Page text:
[5] Some methods to study a planet’s atmosphere depend on it passing in front of its star and the starlight passing through the atmosphere on its way to Earth. Currently there is no evidence that Proxima b transits across the disc of its parent star, and the chances of this happening seem small, but further observations to check this possibility are in progress.

More information

This research is presented in a paper entitled “A terrestrial planet candidate in a temperate orbit around Proxima Centauri”, by G. Anglada-Escudé et al., to appear in the journal Nature on 25 August 2016.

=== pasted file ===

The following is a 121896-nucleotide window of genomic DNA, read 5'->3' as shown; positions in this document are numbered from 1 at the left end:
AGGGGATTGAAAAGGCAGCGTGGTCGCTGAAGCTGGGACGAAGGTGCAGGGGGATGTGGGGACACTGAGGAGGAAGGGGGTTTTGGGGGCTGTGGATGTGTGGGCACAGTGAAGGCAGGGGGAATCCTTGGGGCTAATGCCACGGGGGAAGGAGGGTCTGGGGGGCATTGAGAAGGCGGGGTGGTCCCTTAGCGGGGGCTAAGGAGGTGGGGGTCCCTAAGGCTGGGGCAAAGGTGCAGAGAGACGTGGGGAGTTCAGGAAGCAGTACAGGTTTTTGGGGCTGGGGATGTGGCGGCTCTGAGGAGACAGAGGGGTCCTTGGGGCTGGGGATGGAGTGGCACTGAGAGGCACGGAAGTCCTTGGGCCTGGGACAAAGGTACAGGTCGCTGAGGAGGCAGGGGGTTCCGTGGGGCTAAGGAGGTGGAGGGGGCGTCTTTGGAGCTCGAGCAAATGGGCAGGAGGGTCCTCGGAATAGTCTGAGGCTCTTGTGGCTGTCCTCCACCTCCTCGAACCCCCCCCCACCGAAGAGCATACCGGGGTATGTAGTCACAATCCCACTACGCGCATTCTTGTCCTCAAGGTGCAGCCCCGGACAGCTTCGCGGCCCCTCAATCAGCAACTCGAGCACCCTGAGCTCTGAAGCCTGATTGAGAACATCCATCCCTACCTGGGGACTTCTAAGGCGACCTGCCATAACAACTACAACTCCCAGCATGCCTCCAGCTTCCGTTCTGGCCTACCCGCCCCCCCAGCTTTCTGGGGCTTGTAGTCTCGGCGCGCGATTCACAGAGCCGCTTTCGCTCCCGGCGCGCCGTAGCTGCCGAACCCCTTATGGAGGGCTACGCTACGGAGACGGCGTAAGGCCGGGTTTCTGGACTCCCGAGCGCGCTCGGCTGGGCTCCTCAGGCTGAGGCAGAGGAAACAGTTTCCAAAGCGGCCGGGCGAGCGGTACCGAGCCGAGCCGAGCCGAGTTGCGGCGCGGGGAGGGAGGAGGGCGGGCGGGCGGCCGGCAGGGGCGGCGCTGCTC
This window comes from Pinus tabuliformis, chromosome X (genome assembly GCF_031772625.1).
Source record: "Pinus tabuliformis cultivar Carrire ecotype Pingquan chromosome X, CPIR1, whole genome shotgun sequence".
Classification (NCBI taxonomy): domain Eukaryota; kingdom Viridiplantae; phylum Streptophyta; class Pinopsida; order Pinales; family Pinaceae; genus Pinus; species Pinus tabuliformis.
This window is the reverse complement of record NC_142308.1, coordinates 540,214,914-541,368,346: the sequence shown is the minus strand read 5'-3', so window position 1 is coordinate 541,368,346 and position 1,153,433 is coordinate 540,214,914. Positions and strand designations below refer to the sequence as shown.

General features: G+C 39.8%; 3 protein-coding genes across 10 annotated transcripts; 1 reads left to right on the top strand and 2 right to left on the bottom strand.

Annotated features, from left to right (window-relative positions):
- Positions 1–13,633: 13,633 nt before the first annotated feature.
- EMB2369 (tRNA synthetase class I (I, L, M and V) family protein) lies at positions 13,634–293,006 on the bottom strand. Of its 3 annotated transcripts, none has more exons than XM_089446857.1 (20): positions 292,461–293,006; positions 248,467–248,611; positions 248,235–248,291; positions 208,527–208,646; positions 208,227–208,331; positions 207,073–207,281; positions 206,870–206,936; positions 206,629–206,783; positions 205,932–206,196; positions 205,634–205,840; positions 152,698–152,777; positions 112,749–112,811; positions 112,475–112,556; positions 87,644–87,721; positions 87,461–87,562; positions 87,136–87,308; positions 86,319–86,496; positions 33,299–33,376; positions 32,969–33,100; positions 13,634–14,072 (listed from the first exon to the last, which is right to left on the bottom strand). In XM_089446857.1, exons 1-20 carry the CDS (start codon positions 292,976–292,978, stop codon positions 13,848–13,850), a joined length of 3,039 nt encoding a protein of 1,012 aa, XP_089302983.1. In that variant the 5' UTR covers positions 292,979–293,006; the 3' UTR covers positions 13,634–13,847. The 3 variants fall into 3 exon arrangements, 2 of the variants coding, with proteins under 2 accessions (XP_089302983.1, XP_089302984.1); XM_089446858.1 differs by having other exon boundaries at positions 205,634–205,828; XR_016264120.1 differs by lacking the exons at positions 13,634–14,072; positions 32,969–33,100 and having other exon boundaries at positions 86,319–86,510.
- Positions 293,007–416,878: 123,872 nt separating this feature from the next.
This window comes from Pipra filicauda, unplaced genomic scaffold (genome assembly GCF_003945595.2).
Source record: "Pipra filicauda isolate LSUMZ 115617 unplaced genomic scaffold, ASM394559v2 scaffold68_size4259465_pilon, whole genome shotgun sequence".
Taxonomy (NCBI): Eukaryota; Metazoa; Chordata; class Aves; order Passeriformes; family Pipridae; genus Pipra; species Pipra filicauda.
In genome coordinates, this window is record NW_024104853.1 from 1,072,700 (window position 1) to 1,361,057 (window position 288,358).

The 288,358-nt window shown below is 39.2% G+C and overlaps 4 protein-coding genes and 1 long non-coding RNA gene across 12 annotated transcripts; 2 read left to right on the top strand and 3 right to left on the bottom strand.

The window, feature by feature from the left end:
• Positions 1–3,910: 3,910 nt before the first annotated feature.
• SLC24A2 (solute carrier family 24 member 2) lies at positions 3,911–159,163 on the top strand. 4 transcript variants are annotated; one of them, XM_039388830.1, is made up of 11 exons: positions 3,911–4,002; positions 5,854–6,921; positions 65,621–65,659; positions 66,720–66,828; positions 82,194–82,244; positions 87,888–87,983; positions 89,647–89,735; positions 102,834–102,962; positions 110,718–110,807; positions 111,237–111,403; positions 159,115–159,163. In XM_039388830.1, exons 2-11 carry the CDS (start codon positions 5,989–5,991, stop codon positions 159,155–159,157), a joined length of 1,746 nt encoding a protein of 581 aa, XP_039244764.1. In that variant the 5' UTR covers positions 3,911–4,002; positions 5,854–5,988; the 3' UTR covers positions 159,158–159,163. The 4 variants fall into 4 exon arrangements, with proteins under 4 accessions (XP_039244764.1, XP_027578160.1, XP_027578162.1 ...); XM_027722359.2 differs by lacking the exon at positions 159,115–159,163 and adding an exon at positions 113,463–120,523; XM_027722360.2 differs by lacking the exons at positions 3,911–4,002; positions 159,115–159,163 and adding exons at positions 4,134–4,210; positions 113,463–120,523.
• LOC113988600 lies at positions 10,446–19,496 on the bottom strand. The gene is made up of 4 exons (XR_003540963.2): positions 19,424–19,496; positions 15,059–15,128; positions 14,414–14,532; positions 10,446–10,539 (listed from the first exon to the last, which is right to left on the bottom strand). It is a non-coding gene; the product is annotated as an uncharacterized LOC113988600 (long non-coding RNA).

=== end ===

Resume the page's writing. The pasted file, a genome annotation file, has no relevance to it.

The team is composed of Guillem Anglada-Escudé (Queen Mary University of London, London, UK), Pedro J. Amado (Instituto de Astrofísica de Andalucía – CSIC, Granada, Spain), John Barnes (Open University, Milton Keynes, UK), Zaira M. Berdiñas (Instituto de Astrofísica de Andalucia – CSIC, Granada, Spain), R. Paul Butler (Carnegie Institution of Washington, Department of Terrestrial Magnetism, Washington, USA), Gavin A. L. Coleman (Queen Mary University of London, London, UK), Ignacio de la Cueva (Astroimagen, Ibiza, Spain), Stefan Dreizler (Institut für Astrophysik, Georg-August-Universität Göttingen, Göttingen, Germany), Michael Endl (The University of Texas at Austin and McDonald Observatory, Austin, Texas, USA), Benjamin Giesers (Institut für Astrophysik, Georg-August-Universität Göttingen, Göttingen, Germany), Sandra V. Jeffers (Institut für Astrophysik, Georg-August-Universität Göttingen, Göttingen, Germany), James S. Jenkins (Universidad de Chile, Santiago, Chile), Hugh R. A. Jones (University of Hertfordshire, Hatfield, UK), Marcin Kiraga (Warsaw University Observatory, Warsaw, Poland), Martin Kürster (Max-Planck-Institut für Astronomie, Heidelberg, Germany), María J. López-González (Instituto de Astrofísica de Andalucía – CSIC, Granada, Spain), Christopher J. Marvin (Institut für Astrophysik, Georg-August-Universität Göttingen, Göttingen, Germany), Nicolás Morales (Instituto de Astrofísica de Andalucía – CSIC, Granada, Spain), Julien Morin (Laboratoire Univers et Particules de Montpellier, Université de Montpellier & CNRS, Montpellier, France), Richard P. Nelson (Queen Mary University of London, London, UK), José L. Ortiz (Instituto de Astrofísica de Andalucía – CSIC, Granada, Spain), Aviv Ofir (Weizmann Institute of Science, Rehovot, Israel), Sijme-Jan Paardekooper (Queen Mary University of London, London, UK), Ansgar Reiners (Institut für Astrophysik, Georg-August-Universität Göttingen, Göttingen, Germany), Eloy Rodriguez (Instituto de Astrofísica de Andalucía – CSIC, Granada, Spain), Cristina Rodriguez-Lopez (Instituto de Astrofísica de Andalucía – CSIC, Granada, Spain), Luis F. Sarmiento (Institut für Astrophysik, Georg-August-Universität Göttingen, Göttingen, Germany), John P. Strachan (Queen Mary University of London, London, UK), Yiannis Tsapras (Astronomisches Rechen-Institut, Heidelberg, Germany), Mikko Tuomi (University of Hertfordshire, Hatfield, UK) and Mathias Zechmeister (Institut für Astrophysik, Georg-August-Universität Göttingen, Göttingen, Germany).